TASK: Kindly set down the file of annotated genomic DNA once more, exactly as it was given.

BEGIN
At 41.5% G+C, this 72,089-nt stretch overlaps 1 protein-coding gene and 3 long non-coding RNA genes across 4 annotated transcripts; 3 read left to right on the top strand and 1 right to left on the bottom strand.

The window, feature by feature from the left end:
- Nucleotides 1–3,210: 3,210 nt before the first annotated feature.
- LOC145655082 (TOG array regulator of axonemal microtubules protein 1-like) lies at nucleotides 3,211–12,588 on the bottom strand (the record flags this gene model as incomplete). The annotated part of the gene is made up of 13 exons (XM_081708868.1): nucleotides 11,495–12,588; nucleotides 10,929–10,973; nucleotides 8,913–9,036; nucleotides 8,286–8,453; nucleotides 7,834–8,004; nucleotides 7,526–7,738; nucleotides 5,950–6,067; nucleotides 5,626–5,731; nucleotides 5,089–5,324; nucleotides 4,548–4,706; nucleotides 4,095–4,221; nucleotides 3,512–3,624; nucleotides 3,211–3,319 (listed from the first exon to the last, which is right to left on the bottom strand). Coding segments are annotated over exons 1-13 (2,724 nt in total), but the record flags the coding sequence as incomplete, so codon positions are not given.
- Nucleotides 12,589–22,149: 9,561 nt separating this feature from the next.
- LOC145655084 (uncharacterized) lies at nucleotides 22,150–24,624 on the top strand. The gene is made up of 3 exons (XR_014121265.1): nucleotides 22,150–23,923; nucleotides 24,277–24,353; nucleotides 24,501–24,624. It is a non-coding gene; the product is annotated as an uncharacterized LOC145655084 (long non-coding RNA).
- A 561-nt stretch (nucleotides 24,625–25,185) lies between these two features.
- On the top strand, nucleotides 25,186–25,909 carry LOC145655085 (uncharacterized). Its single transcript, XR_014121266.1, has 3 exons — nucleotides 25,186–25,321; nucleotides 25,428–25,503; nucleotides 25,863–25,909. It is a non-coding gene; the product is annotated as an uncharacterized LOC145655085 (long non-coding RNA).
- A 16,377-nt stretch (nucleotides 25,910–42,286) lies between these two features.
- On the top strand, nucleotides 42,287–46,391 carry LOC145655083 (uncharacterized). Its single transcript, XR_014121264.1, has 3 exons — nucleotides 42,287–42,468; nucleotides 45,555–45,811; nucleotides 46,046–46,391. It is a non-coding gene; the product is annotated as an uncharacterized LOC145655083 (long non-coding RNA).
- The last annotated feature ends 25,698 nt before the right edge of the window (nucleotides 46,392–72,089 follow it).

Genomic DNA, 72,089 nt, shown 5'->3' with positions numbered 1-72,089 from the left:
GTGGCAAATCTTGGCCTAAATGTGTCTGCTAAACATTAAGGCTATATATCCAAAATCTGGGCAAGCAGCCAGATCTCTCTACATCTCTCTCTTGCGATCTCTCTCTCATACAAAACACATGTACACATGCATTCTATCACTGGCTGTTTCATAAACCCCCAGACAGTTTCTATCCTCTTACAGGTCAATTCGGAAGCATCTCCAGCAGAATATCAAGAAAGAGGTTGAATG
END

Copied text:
At 41.5% G+C, this 72,089-nt stretch overlaps 1 protein-coding gene and 3 long non-coding RNA genes across 4 annotated transcripts; 3 read left to right on the top strand and 1 right to left on the bottom strand.

The window, feature by feature from the left end:
- Nucleotides 1–3,210: 3,210 nt before the first annotated feature.
- LOC145655082 (TOG array regulator of axonemal microtubules protein 1-like) lies at nucleotides 3,211–12,588 on the bottom strand (the record flags this gene model as incomplete). The annotated part of the gene is made up of 13 exons (XM_081708868.1): nucleotides 11,495–12,588; nucleotides 10,929–10,973; nucleotides 8,913–9,036; nucleotides 8,286–8,453; nucleotides 7,834–8,004; nucleotides 7,526–7,738; nucleotides 5,950–6,067; nucleotides 5,626–5,731; nucleotides 5,089–5,324; nucleotides 4,548–4,706; nucleotides 4,095–4,221; nucleotides 3,512–3,624; nucleotides 3,211–3,319 (listed from the first exon to the last, which is right to left on the bottom strand). Coding segments are annotated over exons 1-13 (2,724 nt in total), but the record flags the coding sequence as incomplete, so codon positions are not given.
- Nucleotides 12,589–22,149: 9,561 nt separating this feature from the next.
- LOC145655084 (uncharacterized) lies at nucleotides 22,150–24,624 on the top strand. The gene is made up of 3 exons (XR_014121265.1): nucleotides 22,150–23,923; nucleotides 24,277–24,353; nucleotides 24,501–24,624. It is a non-coding gene; the product is annotated as an uncharacterized LOC145655084 (long non-coding RNA).
- A 561-nt stretch (nucleotides 24,625–25,185) lies between these two features.
- On the top strand, nucleotides 25,186–25,909 carry LOC145655085 (uncharacterized). Its single transcript, XR_014121266.1, has 3 exons — nucleotides 25,186–25,321; nucleotides 25,428–25,503; nucleotides 25,863–25,909. It is a non-coding gene; the product is annotated as an uncharacterized LOC145655085 (long non-coding RNA).
- A 16,377-nt stretch (nucleotides 25,910–42,286) lies between these two features.
- On the top strand, nucleotides 42,287–46,391 carry LOC145655083 (uncharacterized). Its single transcript, XR_014121264.1, has 3 exons — nucleotides 42,287–42,468; nucleotides 45,555–45,811; nucleotides 46,046–46,391. It is a non-coding gene; the product is annotated as an uncharacterized LOC145655083 (long non-coding RNA).
- The last annotated feature ends 25,698 nt before the right edge of the window (nucleotides 46,392–72,089 follow it).

Genomic DNA, 72,089 nt, shown 5'->3' with positions numbered 1-72,089 from the left:
GTGGCAAATCTTGGCCTAAATGTGTCTGCTAAACATTAAGGCTATATATCCAAAATCTGGGCAAGCAGCCAGATCTCTCTACATCTCTCTCTTGCGATCTCTCTCTCATACAAAACACATGTACACATGCATTCTATCACTGGCTGTTTCATAAACCCCCAGACAGTTTCTATCCTCTTACAGGTCAATTCGGAAGCATCTCCAGCAGAATATCAAGAAAGAGGTTGAATG